express the required systems inputs and outputs.",
  acknowledgement = ack-nhfb,
  fjournal =     "ACM SIGSOFT Software Engineering Notes",
  journal-URL =  "https://dl.acm.org/citation.cfm?id=J728",
}

@Article{Chan:1990:COO,
  author =       "M. L. Chan and B. Henderson-Sellers",
  title =        "{Corporate Object-oriented Development Environment
                 (CODE)}",
  journal =      j-SIGSOFT,
  volume =       "15",
  number =       "1",
  pages =        "42--43",
  month =        jan,
  year =         "1990",
  CODEN =        "SFENDP",
  DOI =          "https://doi.org/10.1145/382294.382713",
  ISSN =         "0163-5948 (print), 1943-5843 (electronic)",
  ISSN-L =       "0163-5948",
  bibdate =      "Wed Aug 1 17:12:29 MDT 2018",
  bibsource =    "http://www.math.utah.edu/pub/tex/bib/sigsoft1990.bib",
  abstract =     "The maximum potential of the object-oriented paradigm
                 relies on reusability of existing code. For full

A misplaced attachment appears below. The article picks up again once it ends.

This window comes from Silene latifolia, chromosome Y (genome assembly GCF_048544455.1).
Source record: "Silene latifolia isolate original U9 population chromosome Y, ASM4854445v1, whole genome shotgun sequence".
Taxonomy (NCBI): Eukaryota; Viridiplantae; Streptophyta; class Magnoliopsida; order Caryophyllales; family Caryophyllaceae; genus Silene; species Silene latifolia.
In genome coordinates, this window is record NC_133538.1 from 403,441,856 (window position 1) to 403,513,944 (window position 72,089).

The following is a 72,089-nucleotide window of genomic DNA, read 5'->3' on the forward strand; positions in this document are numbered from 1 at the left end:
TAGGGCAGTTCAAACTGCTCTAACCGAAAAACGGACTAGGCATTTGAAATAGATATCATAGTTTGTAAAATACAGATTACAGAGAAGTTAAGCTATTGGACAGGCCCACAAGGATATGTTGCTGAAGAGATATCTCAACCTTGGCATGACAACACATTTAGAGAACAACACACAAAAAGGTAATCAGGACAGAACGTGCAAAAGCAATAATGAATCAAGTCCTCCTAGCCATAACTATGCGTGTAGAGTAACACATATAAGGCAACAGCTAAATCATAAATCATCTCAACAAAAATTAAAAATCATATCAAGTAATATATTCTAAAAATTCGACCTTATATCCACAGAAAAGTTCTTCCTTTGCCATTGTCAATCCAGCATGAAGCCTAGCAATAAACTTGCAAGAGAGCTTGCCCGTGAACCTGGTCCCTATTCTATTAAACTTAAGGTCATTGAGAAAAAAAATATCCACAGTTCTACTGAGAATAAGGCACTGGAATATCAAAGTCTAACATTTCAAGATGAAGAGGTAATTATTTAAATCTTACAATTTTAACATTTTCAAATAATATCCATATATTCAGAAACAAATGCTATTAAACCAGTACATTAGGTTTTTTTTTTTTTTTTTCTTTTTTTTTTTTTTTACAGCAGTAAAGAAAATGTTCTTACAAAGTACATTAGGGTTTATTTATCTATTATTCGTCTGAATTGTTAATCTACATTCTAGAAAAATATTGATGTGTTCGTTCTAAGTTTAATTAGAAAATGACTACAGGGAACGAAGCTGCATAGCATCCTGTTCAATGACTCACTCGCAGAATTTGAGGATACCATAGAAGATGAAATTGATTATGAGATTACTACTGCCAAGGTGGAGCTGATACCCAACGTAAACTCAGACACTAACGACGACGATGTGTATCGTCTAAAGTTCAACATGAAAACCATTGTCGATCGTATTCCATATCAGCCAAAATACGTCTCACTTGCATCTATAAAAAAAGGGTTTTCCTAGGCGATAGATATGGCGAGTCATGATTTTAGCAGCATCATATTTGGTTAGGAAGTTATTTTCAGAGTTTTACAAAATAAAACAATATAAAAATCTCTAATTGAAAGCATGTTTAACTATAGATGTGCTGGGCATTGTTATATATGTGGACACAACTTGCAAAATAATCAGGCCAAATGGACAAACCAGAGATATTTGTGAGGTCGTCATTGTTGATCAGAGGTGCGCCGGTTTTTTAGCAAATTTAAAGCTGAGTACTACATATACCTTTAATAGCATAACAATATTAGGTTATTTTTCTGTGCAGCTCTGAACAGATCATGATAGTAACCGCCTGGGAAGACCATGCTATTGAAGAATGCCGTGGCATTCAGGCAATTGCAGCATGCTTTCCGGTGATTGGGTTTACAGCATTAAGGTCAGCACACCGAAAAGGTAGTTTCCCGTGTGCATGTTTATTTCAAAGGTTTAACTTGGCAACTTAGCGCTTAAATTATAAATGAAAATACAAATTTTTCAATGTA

realisation in the corporate environment it is crucial
                 that evolving libraries of reusable modules be managed
                 efficiently and effectively. A framework for such
                 management is proposed: the Corporate Object-oriented
                 Development Environment (CODE).",
  acknowledgement = ack-nhfb,
  fjournal =     "ACM SIGSOFT Software Engineering Notes",
  journal-URL =  "https://dl.acm.org/citation.cfm?id=J728",
}

@Article{Loy:1990:COO,
  author =       "Patrick H. Loy",
  title =        "A comparison of object-oriented and structured
                 development methods",
  journal =      j-SIGSOFT,
  volume =       "15",
  number =       "1",
  pages =        "44--48",
  month =        jan,
  year =         "1990",
  CODEN =        "SFENDP",
  DOI =          "https://doi.org/10.1145/382294.382714",
  ISSN =         "0163-5948 (print), 1943-5843 (electronic)",
  ISSN-L =       "0163-5948",
  bibdate =      "Wed Aug 1 17:12:29 MDT 2018",
  bibsource =    "http://www.math.utah.edu/pub/tex/bib/sigsoft1990.bib",
  abstract =     "The significance of ``object-oriented'' as a
                 development method, and the current confusion over the
                 term are addressed. A set of characteristics is
                 proposed as a basis for agreement on a definition of
                 the term. Object-oriented development is compared to